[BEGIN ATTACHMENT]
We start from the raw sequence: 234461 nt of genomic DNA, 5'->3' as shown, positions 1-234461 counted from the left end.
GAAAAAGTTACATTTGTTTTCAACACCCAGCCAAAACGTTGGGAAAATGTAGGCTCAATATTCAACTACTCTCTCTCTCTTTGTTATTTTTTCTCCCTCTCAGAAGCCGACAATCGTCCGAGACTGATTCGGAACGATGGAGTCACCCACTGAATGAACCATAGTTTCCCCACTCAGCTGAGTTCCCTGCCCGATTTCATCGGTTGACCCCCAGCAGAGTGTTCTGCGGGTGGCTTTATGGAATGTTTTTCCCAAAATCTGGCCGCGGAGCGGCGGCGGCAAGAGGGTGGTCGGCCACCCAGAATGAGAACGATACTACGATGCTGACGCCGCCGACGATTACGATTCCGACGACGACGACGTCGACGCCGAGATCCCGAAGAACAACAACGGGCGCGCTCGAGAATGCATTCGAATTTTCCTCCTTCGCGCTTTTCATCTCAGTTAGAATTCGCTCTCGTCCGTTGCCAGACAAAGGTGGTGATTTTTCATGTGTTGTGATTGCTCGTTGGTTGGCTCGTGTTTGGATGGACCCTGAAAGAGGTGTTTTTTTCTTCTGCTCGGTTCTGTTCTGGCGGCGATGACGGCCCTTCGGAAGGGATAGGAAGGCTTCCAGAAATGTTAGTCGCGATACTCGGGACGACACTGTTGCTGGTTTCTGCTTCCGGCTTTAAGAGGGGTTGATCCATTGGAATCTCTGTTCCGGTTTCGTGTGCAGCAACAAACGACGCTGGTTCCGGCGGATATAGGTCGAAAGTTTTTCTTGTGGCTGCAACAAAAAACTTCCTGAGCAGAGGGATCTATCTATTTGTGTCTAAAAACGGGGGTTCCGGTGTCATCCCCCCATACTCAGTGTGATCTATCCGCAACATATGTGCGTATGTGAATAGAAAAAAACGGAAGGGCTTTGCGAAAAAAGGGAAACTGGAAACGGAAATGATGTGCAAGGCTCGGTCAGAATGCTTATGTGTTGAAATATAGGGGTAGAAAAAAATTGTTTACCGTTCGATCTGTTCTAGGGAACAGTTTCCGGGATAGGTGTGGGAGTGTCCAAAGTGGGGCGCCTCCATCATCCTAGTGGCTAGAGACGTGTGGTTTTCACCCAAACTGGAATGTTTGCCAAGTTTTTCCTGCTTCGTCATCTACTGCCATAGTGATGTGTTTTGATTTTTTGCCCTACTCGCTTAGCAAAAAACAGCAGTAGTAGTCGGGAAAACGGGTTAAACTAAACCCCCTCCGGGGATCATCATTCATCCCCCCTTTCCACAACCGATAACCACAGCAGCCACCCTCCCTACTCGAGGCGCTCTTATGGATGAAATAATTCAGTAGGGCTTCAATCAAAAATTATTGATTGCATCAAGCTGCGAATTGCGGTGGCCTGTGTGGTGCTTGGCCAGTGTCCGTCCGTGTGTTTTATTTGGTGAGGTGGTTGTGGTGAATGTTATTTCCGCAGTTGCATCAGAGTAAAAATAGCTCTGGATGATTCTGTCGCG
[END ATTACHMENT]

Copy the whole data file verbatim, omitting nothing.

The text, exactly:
We start from the raw sequence: 234461 nt of genomic DNA, 5'->3' as shown, positions 1-234461 counted from the left end.
GAAAAAGTTACATTTGTTTTCAACACCCAGCCAAAACGTTGGGAAAATGTAGGCTCAATATTCAACTACTCTCTCTCTCTTTGTTATTTTTTCTCCCTCTCAGAAGCCGACAATCGTCCGAGACTGATTCGGAACGATGGAGTCACCCACTGAATGAACCATAGTTTCCCCACTCAGCTGAGTTCCCTGCCCGATTTCATCGGTTGACCCCCAGCAGAGTGTTCTGCGGGTGGCTTTATGGAATGTTTTTCCCAAAATCTGGCCGCGGAGCGGCGGCGGCAAGAGGGTGGTCGGCCACCCAGAATGAGAACGATACTACGATGCTGACGCCGCCGACGATTACGATTCCGACGACGACGACGTCGACGCCGAGATCCCGAAGAACAACAACGGGCGCGCTCGAGAATGCATTCGAATTTTCCTCCTTCGCGCTTTTCATCTCAGTTAGAATTCGCTCTCGTCCGTTGCCAGACAAAGGTGGTGATTTTTCATGTGTTGTGATTGCTCGTTGGTTGGCTCGTGTTTGGATGGACCCTGAAAGAGGTGTTTTTTTCTTCTGCTCGGTTCTGTTCTGGCGGCGATGACGGCCCTTCGGAAGGGATAGGAAGGCTTCCAGAAATGTTAGTCGCGATACTCGGGACGACACTGTTGCTGGTTTCTGCTTCCGGCTTTAAGAGGGGTTGATCCATTGGAATCTCTGTTCCGGTTTCGTGTGCAGCAACAAACGACGCTGGTTCCGGCGGATATAGGTCGAAAGTTTTTCTTGTGGCTGCAACAAAAAACTTCCTGAGCAGAGGGATCTATCTATTTGTGTCTAAAAACGGGGGTTCCGGTGTCATCCCCCCATACTCAGTGTGATCTATCCGCAACATATGTGCGTATGTGAATAGAAAAAAACGGAAGGGCTTTGCGAAAAAAGGGAAACTGGAAACGGAAATGATGTGCAAGGCTCGGTCAGAATGCTTATGTGTTGAAATATAGGGGTAGAAAAAAATTGTTTACCGTTCGATCTGTTCTAGGGAACAGTTTCCGGGATAGGTGTGGGAGTGTCCAAAGTGGGGCGCCTCCATCATCCTAGTGGCTAGAGACGTGTGGTTTTCACCCAAACTGGAATGTTTGCCAAGTTTTTCCTGCTTCGTCATCTACTGCCATAGTGATGTGTTTTGATTTTTTGCCCTACTCGCTTAGCAAAAAACAGCAGTAGTAGTCGGGAAAACGGGTTAAACTAAACCCCCTCCGGGGATCATCATTCATCCCCCCTTTCCACAACCGATAACCACAGCAGCCACCCTCCCTACTCGAGGCGCTCTTATGGATGAAATAATTCAGTAGGGCTTCAATCAAAAATTATTGATTGCATCAAGCTGCGAATTGCGGTGGCCTGTGTGGTGCTTGGCCAGTGTCCGTCCGTGTGTTTTATTTGGTGAGGTGGTTGTGGTGAATGTTATTTCCGCAGTTGCATCAGAGTAAAAATAGCTCTGGATGATTCTGTCGCG